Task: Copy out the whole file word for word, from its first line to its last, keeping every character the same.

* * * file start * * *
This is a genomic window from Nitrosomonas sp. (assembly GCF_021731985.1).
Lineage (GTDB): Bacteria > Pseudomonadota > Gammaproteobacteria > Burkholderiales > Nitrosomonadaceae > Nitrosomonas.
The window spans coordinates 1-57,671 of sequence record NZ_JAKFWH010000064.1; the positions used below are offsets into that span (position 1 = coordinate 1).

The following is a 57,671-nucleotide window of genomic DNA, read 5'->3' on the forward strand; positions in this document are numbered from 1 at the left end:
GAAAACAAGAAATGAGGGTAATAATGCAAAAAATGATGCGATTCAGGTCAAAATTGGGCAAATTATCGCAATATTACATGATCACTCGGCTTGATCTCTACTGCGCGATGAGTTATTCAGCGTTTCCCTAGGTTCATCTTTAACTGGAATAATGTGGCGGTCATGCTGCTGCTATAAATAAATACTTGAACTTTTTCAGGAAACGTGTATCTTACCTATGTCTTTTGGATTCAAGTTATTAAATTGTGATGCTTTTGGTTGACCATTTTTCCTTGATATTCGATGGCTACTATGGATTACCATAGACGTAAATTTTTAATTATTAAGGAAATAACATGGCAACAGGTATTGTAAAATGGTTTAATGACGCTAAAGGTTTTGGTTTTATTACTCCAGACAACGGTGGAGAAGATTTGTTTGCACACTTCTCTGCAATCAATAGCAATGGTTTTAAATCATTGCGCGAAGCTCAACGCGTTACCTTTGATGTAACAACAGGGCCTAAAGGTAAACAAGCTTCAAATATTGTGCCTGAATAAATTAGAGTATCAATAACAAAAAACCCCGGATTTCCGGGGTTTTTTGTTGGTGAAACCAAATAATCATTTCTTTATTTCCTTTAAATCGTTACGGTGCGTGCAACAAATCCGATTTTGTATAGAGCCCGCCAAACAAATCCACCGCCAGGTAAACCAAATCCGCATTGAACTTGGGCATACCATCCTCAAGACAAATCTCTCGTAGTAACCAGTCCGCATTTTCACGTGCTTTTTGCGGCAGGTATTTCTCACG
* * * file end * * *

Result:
This is a genomic window from Nitrosomonas sp. (assembly GCF_021731985.1).
Lineage (GTDB): Bacteria > Pseudomonadota > Gammaproteobacteria > Burkholderiales > Nitrosomonadaceae > Nitrosomonas.
The window spans coordinates 1-57,671 of sequence record NZ_JAKFWH010000064.1; the positions used below are offsets into that span (position 1 = coordinate 1).

The following is a 57,671-nucleotide window of genomic DNA, read 5'->3' on the forward strand; positions in this document are numbered from 1 at the left end:
GAAAACAAGAAATGAGGGTAATAATGCAAAAAATGATGCGATTCAGGTCAAAATTGGGCAAATTATCGCAATATTACATGATCACTCGGCTTGATCTCTACTGCGCGATGAGTTATTCAGCGTTTCCCTAGGTTCATCTTTAACTGGAATAATGTGGCGGTCATGCTGCTGCTATAAATAAATACTTGAACTTTTTCAGGAAACGTGTATCTTACCTATGTCTTTTGGATTCAAGTTATTAAATTGTGATGCTTTTGGTTGACCATTTTTCCTTGATATTCGATGGCTACTATGGATTACCATAGACGTAAATTTTTAATTATTAAGGAAATAACATGGCAACAGGTATTGTAAAATGGTTTAATGACGCTAAAGGTTTTGGTTTTATTACTCCAGACAACGGTGGAGAAGATTTGTTTGCACACTTCTCTGCAATCAATAGCAATGGTTTTAAATCATTGCGCGAAGCTCAACGCGTTACCTTTGATGTAACAACAGGGCCTAAAGGTAAACAAGCTTCAAATATTGTGCCTGAATAAATTAGAGTATCAATAACAAAAAACCCCGGATTTCCGGGGTTTTTTGTTGGTGAAACCAAATAATCATTTCTTTATTTCCTTTAAATCGTTACGGTGCGTGCAACAAATCCGATTTTGTATAGAGCCCGCCAAACAAATCCACCGCCAGGTAAACCAAATCCGCATTGAACTTGGGCATACCATCCTCAAGACAAATCTCTCGTAGTAACCAGTCCGCATTTTCACGTGCTTTTTGCGGCAGGTATTTCTCACG